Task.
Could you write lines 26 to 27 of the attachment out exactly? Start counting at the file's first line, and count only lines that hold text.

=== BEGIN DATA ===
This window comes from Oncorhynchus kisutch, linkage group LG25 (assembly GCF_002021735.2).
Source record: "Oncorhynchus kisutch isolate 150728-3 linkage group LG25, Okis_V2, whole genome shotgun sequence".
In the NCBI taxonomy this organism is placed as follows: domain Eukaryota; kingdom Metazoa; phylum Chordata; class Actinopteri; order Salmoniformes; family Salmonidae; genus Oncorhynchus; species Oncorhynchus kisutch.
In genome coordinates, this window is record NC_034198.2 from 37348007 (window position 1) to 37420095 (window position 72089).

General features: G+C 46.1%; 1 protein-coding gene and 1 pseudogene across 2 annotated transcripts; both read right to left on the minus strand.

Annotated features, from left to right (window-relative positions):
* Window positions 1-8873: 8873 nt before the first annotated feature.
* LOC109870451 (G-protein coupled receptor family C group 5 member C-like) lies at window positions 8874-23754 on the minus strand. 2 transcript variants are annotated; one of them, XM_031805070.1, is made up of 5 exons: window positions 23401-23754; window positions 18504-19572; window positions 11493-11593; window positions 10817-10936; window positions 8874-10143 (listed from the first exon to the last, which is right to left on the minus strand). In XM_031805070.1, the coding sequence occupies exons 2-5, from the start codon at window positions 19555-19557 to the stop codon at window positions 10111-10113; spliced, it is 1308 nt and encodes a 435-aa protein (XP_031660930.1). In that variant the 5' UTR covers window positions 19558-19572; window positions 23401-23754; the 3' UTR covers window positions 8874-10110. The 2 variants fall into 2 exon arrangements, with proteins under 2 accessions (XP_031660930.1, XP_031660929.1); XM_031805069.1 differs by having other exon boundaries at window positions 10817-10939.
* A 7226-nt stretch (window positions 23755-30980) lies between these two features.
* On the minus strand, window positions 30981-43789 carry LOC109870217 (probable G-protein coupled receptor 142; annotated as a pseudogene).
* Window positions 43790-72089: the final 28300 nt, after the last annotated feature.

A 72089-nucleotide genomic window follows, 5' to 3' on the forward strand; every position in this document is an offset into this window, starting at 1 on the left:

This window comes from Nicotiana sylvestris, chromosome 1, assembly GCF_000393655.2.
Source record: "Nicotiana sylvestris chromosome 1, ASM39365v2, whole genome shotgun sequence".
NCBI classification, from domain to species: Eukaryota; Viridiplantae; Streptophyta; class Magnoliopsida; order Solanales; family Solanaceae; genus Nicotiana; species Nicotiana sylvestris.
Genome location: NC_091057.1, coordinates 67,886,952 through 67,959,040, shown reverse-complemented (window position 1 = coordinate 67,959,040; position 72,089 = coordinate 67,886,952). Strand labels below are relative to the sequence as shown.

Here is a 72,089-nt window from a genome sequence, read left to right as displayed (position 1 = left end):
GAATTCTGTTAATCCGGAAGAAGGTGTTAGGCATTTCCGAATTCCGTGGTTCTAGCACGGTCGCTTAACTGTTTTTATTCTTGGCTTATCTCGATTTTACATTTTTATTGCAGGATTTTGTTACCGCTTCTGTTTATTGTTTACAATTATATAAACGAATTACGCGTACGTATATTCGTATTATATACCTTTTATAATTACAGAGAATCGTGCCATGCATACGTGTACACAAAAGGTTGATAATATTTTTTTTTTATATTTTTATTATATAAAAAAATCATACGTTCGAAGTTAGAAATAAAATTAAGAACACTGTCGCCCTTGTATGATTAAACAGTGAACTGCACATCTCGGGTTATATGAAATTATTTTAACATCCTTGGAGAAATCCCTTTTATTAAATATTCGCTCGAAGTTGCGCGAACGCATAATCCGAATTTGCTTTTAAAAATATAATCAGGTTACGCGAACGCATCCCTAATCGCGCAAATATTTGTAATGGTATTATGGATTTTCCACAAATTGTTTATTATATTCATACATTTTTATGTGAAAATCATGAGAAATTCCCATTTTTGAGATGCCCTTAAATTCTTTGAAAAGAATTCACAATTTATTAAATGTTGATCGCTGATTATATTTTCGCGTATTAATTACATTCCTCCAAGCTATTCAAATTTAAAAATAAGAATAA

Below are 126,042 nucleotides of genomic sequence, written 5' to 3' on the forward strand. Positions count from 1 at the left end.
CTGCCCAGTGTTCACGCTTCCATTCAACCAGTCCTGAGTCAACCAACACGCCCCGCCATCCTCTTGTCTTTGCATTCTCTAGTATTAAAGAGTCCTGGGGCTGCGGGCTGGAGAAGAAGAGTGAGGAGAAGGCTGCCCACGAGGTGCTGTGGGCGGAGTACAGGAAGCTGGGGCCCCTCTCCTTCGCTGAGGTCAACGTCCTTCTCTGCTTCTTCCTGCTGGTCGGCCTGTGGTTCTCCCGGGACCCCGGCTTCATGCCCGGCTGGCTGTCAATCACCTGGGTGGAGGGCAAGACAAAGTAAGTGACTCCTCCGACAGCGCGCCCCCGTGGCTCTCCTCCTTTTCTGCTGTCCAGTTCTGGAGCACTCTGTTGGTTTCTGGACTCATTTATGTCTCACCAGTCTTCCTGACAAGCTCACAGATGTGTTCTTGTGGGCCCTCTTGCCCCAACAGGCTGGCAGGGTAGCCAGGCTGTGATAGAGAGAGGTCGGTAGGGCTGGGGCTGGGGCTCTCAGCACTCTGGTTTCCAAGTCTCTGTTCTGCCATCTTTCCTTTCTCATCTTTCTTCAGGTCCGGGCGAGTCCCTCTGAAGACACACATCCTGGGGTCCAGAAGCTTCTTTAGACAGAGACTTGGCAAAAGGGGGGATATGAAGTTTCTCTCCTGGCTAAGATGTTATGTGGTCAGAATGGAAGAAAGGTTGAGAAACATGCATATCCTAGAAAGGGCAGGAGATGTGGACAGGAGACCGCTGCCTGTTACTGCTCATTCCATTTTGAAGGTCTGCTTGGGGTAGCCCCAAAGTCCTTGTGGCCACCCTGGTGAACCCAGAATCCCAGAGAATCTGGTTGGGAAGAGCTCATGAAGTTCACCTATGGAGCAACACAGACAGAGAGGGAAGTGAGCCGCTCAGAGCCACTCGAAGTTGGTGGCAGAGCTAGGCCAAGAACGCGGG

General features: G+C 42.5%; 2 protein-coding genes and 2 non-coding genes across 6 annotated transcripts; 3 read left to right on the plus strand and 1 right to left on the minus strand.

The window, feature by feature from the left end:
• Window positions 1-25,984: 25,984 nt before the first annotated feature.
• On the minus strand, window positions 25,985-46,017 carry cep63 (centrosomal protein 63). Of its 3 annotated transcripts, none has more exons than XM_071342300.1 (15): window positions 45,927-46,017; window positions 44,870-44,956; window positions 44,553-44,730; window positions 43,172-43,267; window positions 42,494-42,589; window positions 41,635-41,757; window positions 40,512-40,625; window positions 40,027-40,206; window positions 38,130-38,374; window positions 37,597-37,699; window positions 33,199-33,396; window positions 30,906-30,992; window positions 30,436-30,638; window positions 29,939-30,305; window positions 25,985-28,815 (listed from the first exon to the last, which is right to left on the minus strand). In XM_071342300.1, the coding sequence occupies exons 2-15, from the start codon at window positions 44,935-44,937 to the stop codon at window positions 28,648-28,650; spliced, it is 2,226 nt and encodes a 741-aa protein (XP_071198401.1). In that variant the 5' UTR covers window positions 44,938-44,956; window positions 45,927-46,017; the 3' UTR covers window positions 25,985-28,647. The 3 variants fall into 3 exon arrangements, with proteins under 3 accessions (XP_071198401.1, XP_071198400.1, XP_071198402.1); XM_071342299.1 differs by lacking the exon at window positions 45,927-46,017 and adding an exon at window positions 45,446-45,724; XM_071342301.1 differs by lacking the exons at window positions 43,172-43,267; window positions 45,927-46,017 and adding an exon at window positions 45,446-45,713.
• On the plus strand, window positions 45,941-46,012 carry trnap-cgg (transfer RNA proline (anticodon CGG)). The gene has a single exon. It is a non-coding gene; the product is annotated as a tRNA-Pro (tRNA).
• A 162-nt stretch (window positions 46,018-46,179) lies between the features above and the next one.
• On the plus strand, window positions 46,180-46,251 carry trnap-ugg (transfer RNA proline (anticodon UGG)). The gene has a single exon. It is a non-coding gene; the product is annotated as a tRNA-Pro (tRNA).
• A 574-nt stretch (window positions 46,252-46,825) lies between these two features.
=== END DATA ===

• A 162-nt stretch (window positions 46,018-46,179) lies between the features above and the next one.
• On the plus strand, window positions 46,180-46,251 carry trnap-ugg (transfer RNA proline (anticodon UGG)). The gene has a single exon. It is a non-coding gene; the product is annotated as a tRNA-Pro (tRNA).